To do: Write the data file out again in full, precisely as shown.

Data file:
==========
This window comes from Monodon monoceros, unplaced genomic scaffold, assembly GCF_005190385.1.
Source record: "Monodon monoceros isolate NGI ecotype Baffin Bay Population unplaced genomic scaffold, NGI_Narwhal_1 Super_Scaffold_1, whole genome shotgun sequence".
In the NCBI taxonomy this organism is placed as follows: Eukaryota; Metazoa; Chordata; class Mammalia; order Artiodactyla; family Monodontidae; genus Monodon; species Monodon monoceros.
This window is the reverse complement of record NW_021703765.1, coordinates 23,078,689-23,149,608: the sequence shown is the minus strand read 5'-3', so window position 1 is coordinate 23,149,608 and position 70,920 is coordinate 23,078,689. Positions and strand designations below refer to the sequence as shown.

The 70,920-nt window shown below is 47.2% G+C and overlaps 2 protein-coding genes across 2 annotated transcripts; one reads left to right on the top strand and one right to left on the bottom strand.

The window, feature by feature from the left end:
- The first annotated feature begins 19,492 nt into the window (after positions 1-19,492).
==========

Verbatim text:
This window comes from Monodon monoceros, unplaced genomic scaffold, assembly GCF_005190385.1.
Source record: "Monodon monoceros isolate NGI ecotype Baffin Bay Population unplaced genomic scaffold, NGI_Narwhal_1 Super_Scaffold_1, whole genome shotgun sequence".
In the NCBI taxonomy this organism is placed as follows: Eukaryota; Metazoa; Chordata; class Mammalia; order Artiodactyla; family Monodontidae; genus Monodon; species Monodon monoceros.
This window is the reverse complement of record NW_021703765.1, coordinates 23,078,689-23,149,608: the sequence shown is the minus strand read 5'-3', so window position 1 is coordinate 23,149,608 and position 70,920 is coordinate 23,078,689. Positions and strand designations below refer to the sequence as shown.

The 70,920-nt window shown below is 47.2% G+C and overlaps 2 protein-coding genes across 2 annotated transcripts; one reads left to right on the top strand and one right to left on the bottom strand.

The window, feature by feature from the left end:
- The first annotated feature begins 19,492 nt into the window (after positions 1-19,492).